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a few warm days and every blossom yearns to open as the dear Earth's goodness prepares to flood all our senses

The Healers

     Joseph Fasano


You can hear them

moving among the ruins,

hear them by their silence in the noisy crowds.

You can see them, opening

their little bags, opening

the shrapneled hearts of strangers,

crouching before the body of a child

to lean down and whisper her a story,

a story in which what’s happening

is not what’s happening.

They mend; they stitch; they carry.

They work; they weep; they lose.

And when nothing can be done

among the rubble,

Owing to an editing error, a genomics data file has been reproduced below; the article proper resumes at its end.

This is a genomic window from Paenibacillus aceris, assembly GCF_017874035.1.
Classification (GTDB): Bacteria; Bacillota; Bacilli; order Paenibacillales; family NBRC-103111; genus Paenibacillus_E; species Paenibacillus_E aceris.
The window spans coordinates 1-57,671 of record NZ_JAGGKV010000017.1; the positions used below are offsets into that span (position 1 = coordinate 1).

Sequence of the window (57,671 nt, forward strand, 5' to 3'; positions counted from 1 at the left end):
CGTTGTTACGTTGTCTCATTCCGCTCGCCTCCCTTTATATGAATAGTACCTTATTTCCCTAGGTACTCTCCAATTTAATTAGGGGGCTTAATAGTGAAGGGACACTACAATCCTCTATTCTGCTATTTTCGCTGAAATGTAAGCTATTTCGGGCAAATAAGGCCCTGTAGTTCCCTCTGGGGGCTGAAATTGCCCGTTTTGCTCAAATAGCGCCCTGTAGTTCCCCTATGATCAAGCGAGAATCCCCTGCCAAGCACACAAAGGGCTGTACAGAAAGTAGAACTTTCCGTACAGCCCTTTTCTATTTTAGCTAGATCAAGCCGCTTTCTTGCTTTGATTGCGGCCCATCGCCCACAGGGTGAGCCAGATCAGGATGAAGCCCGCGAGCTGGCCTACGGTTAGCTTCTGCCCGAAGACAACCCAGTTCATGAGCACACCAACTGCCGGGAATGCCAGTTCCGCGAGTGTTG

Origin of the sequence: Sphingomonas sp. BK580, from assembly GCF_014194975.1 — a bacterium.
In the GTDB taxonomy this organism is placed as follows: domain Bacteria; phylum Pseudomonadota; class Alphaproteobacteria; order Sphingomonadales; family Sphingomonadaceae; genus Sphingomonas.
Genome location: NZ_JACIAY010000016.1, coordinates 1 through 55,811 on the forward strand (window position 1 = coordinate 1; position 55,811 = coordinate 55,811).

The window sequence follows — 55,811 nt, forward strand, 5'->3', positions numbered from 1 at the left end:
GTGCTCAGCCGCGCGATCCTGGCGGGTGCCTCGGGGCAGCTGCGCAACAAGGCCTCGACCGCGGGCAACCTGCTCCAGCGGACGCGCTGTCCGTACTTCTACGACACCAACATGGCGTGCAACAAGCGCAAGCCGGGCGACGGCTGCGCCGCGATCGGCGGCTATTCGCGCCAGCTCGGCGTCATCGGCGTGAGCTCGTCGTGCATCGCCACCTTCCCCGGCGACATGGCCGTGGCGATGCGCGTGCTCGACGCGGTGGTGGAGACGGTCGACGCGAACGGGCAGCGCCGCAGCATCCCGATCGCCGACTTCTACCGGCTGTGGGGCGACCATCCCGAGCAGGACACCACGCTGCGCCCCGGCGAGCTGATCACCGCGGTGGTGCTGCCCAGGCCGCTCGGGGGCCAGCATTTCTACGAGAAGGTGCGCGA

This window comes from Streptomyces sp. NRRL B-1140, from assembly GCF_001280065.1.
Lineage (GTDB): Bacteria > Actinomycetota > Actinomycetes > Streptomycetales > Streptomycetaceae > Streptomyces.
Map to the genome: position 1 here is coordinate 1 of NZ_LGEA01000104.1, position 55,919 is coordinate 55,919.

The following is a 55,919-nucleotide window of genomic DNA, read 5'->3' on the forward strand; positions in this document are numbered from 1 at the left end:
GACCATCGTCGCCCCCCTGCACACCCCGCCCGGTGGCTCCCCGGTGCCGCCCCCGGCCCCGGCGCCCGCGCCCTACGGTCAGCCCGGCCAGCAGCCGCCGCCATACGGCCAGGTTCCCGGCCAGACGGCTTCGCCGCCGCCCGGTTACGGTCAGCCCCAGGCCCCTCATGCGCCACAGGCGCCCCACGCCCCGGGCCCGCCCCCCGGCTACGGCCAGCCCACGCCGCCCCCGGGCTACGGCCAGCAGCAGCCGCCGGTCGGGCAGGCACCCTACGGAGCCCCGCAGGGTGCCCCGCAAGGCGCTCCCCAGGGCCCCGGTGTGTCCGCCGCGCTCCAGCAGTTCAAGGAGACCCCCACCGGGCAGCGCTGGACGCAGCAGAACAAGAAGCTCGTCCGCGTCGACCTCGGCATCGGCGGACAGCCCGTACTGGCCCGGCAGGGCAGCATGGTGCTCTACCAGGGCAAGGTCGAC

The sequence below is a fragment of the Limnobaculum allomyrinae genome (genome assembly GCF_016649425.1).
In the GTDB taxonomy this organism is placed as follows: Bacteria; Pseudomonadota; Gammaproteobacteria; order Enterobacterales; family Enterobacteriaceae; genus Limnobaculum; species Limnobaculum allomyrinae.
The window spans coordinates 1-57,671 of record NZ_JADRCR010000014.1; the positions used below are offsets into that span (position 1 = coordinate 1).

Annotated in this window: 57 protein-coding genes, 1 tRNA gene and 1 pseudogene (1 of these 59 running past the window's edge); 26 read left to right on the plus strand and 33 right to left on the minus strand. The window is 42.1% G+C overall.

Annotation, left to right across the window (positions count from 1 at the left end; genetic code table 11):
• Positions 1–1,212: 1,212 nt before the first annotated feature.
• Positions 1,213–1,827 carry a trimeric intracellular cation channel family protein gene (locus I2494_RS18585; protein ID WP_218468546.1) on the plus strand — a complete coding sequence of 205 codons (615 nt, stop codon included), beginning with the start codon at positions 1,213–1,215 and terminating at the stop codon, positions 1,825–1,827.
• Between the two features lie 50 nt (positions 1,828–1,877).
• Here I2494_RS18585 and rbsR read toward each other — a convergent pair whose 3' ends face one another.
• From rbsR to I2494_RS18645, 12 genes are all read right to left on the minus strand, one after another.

they kneel there as the fires fall around them

and they cradle the face

of the dying,

the life that is trying

to speak to them,

the life that whispers, listen,

and they do.


 Our friend, Marshall Lyles, has muscular dystrophy. He suffers, he cares for others, and experiences what it is to walk in this world in this condition. He's doing something about it, about the language of it. I am so grateful. (You can scroll through slowly with the help of the arrows.)

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